Step 3: Figure out money and work logistics. This is where guys start with the excuses that they “can’t,” but to me that says they don’t want it bad enough. Fine, stay where you’re at it and live vicariously through others, but I get emails from guys all the time that are working their asses off just for a month away, and that’s usually how it starts: a decent-sized trip that a guy figures out how to lengthen in future years. My first trip away was only a week long.

Step 4: Enjoy your trip. I strongly urge you to integrate yourself into the cultures you visit by learning the language and avoiding other gringos. How will you know if a city is good or not for a medium or long-term stay if you don’t mix with the people who live there? If you’re coming to South America, learn Spanish or Portuguese. Don’t be lazy. With just a few hundred words you’ll be able to do so much more and be more motivated to talk to locals and begin to understand how they’re like. It’s okay to stay in hostels but every now and then spring for a roach motel to get away from English and general comfort. Push yourself a little more than you’re used to.

Step 5: Reflect after your trip is over. Is there a city you fell in love with? If you visited at least a dozen, chances are one of them will be worthy of a lengthy return. How can you make that happen? You’re probably going to have to figure out a different way of making money, perhaps your own internet or freelance business. Talk to other guys who have what you want and figure out how they did it. While it will be hard to duplicate someone else’s success, there will be lessons you can learn. I know it’s not easy to figure out a new way of making money, but I’ve met a ton of guys doing it. You can as well if you have slightly above-average intelligence, and if you’re reading this right now then chances are you do.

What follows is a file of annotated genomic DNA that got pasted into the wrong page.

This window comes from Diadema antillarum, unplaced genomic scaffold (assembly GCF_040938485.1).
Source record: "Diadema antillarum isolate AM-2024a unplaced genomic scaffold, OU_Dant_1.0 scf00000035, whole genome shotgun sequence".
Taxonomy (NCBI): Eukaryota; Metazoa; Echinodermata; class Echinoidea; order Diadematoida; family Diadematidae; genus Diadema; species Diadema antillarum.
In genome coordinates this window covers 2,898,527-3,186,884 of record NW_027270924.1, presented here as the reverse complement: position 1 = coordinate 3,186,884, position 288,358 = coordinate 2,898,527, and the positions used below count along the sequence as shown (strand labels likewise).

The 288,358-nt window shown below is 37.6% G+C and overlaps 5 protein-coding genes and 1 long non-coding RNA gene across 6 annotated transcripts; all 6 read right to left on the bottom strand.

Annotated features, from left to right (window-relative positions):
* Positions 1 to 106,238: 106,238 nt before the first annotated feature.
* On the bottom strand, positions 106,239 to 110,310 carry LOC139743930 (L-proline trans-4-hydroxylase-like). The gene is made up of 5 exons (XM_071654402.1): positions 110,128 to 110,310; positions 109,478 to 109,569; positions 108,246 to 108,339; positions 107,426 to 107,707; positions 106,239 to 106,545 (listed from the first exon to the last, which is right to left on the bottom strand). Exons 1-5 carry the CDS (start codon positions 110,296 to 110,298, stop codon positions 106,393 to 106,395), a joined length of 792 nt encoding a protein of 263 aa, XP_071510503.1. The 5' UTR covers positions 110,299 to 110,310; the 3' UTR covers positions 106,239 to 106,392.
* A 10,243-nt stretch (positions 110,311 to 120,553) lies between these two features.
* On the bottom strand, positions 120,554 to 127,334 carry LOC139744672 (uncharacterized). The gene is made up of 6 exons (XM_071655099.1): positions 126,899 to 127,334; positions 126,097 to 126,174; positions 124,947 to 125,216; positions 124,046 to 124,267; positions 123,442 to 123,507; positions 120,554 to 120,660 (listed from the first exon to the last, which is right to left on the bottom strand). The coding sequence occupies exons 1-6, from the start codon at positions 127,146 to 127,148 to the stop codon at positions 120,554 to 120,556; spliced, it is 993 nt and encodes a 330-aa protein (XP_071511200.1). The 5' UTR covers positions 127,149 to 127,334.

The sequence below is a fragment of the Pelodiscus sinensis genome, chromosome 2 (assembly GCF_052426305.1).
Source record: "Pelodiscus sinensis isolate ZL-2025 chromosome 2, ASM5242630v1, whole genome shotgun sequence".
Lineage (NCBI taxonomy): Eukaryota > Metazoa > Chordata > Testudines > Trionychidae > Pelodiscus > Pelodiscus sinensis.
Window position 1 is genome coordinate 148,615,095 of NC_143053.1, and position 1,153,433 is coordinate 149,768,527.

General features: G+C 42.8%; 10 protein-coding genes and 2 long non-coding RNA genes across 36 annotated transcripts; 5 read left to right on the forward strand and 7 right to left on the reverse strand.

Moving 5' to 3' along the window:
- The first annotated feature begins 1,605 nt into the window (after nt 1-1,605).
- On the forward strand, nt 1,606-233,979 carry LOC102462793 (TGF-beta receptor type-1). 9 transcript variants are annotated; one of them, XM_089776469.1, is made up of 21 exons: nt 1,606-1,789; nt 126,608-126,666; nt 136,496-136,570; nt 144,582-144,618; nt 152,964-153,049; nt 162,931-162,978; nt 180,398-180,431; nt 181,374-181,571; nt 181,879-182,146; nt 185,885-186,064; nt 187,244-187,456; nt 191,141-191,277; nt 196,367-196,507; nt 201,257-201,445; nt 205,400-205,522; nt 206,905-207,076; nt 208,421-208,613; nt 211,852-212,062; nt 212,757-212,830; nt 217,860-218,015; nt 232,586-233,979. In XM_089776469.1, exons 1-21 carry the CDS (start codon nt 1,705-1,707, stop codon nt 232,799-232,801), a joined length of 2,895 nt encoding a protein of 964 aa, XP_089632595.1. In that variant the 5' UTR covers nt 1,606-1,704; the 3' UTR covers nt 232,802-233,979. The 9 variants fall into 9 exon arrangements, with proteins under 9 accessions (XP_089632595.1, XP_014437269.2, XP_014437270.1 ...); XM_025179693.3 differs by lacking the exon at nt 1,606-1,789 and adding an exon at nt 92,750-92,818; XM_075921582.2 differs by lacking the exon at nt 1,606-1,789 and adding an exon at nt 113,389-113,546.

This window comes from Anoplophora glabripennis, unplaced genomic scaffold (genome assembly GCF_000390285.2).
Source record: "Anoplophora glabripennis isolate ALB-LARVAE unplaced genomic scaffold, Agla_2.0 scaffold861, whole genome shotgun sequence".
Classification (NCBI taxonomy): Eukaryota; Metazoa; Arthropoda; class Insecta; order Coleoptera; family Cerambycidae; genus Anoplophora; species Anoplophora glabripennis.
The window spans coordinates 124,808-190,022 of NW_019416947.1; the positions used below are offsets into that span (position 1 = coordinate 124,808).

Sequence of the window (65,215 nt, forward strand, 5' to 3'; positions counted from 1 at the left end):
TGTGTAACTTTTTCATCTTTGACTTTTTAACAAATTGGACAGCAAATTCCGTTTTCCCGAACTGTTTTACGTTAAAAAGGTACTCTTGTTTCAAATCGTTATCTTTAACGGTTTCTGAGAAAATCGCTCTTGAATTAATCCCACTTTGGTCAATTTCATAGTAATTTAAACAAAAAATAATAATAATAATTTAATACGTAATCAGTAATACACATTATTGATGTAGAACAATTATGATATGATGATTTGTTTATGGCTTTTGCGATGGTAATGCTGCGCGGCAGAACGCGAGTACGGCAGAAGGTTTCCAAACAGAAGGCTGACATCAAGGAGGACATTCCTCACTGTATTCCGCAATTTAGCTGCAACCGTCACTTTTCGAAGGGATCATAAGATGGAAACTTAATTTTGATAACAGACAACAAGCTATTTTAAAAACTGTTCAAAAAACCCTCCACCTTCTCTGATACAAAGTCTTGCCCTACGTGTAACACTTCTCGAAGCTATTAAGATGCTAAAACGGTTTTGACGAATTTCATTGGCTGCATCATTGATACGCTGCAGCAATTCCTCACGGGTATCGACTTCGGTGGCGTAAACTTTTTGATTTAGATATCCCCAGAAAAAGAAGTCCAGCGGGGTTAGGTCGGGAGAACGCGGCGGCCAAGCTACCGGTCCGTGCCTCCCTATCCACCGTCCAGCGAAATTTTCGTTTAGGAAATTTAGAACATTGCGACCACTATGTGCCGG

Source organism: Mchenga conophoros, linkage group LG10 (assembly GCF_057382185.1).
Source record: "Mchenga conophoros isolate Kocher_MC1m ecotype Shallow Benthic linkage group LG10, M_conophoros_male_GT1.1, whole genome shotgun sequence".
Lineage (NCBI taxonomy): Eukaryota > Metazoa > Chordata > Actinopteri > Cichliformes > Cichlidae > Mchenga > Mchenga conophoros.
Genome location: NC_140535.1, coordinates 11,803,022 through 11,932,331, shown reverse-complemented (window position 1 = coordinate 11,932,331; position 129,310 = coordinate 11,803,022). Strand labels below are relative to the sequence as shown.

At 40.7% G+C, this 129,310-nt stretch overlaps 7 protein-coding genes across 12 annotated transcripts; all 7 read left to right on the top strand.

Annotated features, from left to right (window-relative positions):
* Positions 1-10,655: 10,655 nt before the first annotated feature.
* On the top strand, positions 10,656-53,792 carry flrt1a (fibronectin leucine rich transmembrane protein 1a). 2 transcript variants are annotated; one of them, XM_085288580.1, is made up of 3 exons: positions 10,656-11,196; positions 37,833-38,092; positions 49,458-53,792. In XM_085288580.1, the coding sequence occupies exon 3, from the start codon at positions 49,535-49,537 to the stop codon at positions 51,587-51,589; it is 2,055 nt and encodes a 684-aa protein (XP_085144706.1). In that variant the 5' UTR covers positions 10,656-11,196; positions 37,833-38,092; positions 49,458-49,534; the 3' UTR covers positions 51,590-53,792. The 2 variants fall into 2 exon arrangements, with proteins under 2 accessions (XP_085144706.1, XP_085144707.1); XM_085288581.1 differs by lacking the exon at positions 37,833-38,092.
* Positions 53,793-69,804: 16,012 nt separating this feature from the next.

Step 6: Live abroad. Book a one way ticket with money in the bank and some passive income coming in on the side. Once there rent a room and spend a couple hours a day working, a couple hours a day learning the local language, and the rest on your own pet projects. Hang out at a local university, explore the nightlife, make friends, sleep with the local women, enjoy life, and eventually return home a better man. What more can you ask for?

And thankfully while living in a city your expenses will be significantly lower than when traveling through.

After my current trip in South America, I plan on coming back to D.C. to recharge for several months and then maybe do a tame trip through parts of Europe. That’s my master plan, research and living, research and living, until there’s not a whole lot of research left to do and I build roots in a place that I love.